I'm glad you want it badly. It's what I've always most admired about you.

Oh, and if you don't have a hammer, kicking always works in a pinch. I'll hit or kick just about anything that doesn't work. Sometimes, all that what has been broken needs is a hard, swift kick in the arse. (grin)

I wish you weren't so damned busy. I'd ask, beg, plead, beseech you to be my life coach. Guess I gotta start kicking my own arse, eh?

early hours of sky said...

Right now Rebecca all you would need to lure me is HOT WATER. I'm easy.

Charlie, did you get it? I am enjoying yours ver much. It is good to want things badly, I think.

early hours of sky said...

Oh Laurel, sometimes I think you are more a writer than I am b/c all you do is write. You don’t think about anything else. I get so caught up about where I am suppose to go with it, what it is I’m building. I am sure both have their own heaven and hell.

The pipes are leaking downstairs again and the plumber can’t come till tomorrow. I tried hitting, kicking and I’m really close to screaming.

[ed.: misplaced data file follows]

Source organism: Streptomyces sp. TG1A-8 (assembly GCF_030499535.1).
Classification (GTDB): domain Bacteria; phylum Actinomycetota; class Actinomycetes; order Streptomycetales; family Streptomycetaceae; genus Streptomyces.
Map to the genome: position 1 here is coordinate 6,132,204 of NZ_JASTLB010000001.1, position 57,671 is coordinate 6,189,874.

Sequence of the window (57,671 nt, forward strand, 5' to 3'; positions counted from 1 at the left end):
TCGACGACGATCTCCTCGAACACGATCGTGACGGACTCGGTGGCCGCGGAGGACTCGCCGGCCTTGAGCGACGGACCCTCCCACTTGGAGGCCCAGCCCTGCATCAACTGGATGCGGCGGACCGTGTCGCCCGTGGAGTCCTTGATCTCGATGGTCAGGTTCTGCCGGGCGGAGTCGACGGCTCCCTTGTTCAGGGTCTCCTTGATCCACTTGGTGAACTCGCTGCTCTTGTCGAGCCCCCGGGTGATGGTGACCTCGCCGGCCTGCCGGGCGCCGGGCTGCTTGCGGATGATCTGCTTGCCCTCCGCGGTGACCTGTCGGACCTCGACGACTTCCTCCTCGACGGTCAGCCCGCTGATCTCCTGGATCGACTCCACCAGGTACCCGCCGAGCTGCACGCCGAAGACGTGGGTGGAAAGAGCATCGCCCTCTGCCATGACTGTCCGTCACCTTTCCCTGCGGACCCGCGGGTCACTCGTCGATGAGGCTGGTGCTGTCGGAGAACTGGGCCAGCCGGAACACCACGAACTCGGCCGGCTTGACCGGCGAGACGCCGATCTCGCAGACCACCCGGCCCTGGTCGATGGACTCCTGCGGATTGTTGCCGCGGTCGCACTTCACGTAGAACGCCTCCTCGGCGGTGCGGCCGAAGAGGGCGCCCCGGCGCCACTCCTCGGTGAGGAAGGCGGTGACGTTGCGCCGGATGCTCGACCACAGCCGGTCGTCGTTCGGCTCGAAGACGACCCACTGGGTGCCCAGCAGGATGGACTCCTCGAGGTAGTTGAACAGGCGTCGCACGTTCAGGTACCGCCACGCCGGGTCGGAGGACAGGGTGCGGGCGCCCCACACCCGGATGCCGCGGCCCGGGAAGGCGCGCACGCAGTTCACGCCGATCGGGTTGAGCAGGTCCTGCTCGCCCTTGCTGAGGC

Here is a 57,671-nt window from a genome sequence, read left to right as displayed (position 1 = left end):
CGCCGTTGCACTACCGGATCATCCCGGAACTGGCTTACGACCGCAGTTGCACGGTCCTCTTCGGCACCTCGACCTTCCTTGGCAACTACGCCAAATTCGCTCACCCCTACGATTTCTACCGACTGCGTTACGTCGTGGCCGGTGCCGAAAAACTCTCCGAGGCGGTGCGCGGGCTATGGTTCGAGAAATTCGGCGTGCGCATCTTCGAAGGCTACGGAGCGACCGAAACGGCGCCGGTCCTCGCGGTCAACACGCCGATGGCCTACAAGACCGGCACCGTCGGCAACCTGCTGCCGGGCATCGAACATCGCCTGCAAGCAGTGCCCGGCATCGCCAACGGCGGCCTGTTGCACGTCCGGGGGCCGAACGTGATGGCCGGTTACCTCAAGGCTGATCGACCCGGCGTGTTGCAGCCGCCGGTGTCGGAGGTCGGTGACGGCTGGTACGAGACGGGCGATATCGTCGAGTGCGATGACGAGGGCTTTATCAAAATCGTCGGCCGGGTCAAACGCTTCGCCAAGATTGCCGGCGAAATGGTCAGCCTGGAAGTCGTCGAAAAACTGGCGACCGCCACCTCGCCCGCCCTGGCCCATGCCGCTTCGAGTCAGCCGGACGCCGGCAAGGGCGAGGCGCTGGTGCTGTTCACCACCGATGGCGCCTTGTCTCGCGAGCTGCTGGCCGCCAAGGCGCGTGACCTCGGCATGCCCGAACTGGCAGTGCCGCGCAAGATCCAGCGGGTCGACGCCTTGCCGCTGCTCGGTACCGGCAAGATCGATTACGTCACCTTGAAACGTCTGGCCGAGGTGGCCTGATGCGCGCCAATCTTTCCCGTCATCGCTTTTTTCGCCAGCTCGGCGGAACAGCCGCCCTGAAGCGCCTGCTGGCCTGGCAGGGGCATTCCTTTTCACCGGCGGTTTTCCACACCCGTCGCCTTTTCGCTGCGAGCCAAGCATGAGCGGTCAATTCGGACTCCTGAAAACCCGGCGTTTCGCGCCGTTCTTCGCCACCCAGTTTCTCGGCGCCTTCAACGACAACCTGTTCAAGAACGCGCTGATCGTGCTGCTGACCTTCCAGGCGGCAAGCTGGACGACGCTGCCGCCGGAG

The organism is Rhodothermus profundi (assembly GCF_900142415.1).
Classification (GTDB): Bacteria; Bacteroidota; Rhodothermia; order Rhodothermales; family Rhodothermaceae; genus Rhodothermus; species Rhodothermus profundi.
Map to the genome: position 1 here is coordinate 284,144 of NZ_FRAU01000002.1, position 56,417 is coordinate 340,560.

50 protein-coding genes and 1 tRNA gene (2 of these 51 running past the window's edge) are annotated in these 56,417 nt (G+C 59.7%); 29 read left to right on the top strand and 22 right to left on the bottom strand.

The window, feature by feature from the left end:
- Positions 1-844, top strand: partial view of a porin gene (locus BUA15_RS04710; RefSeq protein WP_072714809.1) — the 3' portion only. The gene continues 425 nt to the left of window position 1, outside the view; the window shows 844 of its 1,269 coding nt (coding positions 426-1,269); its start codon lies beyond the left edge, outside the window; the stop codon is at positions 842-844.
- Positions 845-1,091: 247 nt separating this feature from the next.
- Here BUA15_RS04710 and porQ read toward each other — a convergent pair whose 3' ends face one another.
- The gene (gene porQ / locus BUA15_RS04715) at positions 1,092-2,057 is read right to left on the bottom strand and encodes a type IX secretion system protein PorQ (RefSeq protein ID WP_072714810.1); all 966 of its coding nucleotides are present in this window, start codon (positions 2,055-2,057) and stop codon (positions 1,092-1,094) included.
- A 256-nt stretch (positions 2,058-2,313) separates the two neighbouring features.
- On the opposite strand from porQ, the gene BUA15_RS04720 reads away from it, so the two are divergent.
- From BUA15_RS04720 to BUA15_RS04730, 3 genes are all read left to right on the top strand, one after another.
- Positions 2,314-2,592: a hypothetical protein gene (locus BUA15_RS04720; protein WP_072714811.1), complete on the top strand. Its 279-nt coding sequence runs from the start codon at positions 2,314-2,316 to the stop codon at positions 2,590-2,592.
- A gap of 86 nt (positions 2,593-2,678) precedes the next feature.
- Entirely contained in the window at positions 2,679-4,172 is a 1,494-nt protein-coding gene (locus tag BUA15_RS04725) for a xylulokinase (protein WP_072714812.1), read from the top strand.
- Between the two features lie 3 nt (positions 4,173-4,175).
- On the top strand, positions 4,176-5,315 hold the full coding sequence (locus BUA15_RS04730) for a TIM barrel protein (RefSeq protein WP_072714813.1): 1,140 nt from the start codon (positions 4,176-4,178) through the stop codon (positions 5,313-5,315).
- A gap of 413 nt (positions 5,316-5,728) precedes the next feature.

I would be a horrid life couch—you would eat chocolate and sleep late.

early hours of sky said...

I would also be a horrid coach...there's a freudian;)

Lyle Daggett said...

Sending out four manuscripts in one day. Just off the top of my head, having four manuscripts in the first place seems to me, all by itself, to be a sign of wanting it badly.

Your post led me to think about hearing Judy Grahn, many years ago (early 1980's) here in Minneapolis, at the Great Midwest Bookshow. She did a lecture, or more like an informal talk, in a daytime event along with Joseph Bruchac and Nellie Wong. Grahn talked about being in the Air Force when she was much younger, then she left the Air Force and was working at some type of administrative clerical job, may have been at a university, I can't remember. She may have been writing poetry at that point though if so she wasn't doing much publicly with it. This anyway is what I remember from her talk.